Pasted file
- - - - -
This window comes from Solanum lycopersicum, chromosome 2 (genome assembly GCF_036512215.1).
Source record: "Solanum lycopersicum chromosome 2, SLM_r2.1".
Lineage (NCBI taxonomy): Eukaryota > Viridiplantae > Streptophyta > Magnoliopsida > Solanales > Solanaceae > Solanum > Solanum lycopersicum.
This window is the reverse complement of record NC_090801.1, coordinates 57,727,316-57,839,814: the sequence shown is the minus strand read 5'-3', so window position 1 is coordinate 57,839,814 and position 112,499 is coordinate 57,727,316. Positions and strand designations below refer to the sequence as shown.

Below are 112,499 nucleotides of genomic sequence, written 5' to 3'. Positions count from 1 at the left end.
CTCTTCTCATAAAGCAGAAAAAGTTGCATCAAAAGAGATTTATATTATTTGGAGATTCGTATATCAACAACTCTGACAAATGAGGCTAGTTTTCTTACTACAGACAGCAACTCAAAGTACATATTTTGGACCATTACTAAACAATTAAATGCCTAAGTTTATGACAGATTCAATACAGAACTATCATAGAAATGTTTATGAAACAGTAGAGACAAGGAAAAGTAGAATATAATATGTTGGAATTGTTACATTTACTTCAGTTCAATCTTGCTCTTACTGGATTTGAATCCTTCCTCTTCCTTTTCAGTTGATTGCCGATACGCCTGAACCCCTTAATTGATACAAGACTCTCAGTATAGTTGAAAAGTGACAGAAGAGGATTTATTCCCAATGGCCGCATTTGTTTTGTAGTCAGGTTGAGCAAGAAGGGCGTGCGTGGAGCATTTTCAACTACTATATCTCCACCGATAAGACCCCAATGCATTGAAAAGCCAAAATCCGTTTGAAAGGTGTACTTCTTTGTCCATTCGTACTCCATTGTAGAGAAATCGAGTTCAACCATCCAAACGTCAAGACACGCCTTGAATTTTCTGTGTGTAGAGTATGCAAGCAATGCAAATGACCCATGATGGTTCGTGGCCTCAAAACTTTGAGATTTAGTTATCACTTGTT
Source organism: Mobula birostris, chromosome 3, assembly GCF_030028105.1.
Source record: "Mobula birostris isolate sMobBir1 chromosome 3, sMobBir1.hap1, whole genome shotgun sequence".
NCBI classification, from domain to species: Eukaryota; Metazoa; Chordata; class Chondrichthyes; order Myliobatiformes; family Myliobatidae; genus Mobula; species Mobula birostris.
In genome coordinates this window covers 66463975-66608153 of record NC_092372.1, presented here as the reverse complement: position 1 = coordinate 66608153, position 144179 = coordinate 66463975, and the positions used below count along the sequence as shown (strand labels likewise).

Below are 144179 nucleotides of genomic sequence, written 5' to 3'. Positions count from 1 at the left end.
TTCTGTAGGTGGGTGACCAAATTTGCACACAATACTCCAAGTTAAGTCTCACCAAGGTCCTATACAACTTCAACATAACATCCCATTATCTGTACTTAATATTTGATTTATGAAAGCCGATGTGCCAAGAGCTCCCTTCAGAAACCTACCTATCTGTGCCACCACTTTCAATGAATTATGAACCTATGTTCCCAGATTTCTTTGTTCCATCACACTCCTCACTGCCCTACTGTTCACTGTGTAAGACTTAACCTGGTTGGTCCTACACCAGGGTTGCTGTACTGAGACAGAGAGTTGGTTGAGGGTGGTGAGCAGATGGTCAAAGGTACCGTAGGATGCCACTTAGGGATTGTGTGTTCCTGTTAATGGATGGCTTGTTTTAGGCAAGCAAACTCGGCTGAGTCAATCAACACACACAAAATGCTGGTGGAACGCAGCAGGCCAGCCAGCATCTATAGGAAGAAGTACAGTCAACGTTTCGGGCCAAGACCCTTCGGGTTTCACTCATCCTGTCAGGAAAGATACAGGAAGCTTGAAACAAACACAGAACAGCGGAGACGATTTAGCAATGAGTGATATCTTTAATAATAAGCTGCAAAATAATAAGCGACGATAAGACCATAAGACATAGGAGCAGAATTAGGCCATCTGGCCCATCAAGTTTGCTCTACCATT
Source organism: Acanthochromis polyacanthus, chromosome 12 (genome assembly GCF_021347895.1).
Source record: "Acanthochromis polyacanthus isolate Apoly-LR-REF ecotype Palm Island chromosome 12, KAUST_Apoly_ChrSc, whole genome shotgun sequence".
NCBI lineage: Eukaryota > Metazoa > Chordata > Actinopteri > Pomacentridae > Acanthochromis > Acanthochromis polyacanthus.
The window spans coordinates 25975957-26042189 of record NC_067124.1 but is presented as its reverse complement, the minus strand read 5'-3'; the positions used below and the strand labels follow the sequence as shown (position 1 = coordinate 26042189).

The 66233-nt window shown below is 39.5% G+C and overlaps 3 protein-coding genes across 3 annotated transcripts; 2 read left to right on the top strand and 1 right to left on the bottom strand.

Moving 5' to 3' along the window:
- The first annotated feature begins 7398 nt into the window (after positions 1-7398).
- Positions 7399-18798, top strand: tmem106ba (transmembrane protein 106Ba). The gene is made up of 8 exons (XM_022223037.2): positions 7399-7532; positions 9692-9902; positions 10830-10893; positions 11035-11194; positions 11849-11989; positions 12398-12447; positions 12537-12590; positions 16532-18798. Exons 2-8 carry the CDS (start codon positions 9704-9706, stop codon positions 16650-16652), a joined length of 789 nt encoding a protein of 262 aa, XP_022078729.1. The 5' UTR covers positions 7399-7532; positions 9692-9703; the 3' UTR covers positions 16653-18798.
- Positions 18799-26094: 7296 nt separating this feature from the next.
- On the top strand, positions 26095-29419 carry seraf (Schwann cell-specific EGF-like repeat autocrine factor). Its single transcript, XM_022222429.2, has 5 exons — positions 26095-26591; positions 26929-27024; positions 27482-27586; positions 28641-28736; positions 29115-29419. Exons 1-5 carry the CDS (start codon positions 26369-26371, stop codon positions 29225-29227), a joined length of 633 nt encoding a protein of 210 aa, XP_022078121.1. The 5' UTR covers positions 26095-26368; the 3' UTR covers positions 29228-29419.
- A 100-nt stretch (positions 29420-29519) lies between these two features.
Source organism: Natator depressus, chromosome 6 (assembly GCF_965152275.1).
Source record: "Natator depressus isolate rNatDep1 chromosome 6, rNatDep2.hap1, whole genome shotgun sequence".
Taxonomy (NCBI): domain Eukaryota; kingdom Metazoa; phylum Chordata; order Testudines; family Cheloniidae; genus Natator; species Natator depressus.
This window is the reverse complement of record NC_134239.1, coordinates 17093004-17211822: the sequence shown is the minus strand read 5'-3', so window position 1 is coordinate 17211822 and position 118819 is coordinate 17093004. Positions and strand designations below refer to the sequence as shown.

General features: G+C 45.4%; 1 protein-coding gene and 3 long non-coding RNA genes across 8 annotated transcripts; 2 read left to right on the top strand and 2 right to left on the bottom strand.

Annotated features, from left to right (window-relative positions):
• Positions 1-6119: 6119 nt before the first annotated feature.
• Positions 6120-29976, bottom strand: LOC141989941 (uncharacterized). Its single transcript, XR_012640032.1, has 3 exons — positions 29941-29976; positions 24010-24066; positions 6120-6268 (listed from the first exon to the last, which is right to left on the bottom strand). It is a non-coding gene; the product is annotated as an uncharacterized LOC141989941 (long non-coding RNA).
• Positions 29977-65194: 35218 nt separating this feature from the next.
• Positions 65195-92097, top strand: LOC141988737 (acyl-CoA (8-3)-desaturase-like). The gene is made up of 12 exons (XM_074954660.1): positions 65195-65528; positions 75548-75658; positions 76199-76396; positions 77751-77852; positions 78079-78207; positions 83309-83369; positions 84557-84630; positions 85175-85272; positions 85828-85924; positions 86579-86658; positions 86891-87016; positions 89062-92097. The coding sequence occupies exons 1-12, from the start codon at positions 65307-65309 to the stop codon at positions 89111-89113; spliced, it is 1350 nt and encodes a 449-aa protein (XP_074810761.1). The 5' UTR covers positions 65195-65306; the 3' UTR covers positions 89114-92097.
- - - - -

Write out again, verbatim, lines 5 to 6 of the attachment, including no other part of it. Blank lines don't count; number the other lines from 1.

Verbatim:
Below are 112,499 nucleotides of genomic sequence, written 5' to 3'. Positions count from 1 at the left end.
CTCTTCTCATAAAGCAGAAAAAGTTGCATCAAAAGAGATTTATATTATTTGGAGATTCGTATATCAACAACTCTGACAAATGAGGCTAGTTTTCTTACTACAGACAGCAACTCAAAGTACATATTTTGGACCATTACTAAACAATTAAATGCCTAAGTTTATGACAGATTCAATACAGAACTATCATAGAAATGTTTATGAAACAGTAGAGACAAGGAAAAGTAGAATATAATATGTTGGAATTGTTACATTTACTTCAGTTCAATCTTGCTCTTACTGGATTTGAATCCTTCCTCTTCCTTTTCAGTTGATTGCCGATACGCCTGAACCCCTTAATTGATACAAGACTCTCAGTATAGTTGAAAAGTGACAGAAGAGGATTTATTCCCAATGGCCGCATTTGTTTTGTAGTCAGGTTGAGCAAGAAGGGCGTGCGTGGAGCATTTTCAACTACTATATCTCCACCGATAAGACCCCAATGCATTGAAAAGCCAAAATCCGTTTGAAAGGTGTACTTCTTTGTCCATTCGTACTCCATTGTAGAGAAATCGAGTTCAACCATCCAAACGTCAAGACACGCCTTGAATTTTCTGTGTGTAGAGTATGCAAGCAATGCAAATGACCCATGATGGTTCGTGGCCTCAAAACTTTGAGATTTAGTTATCACTTGTT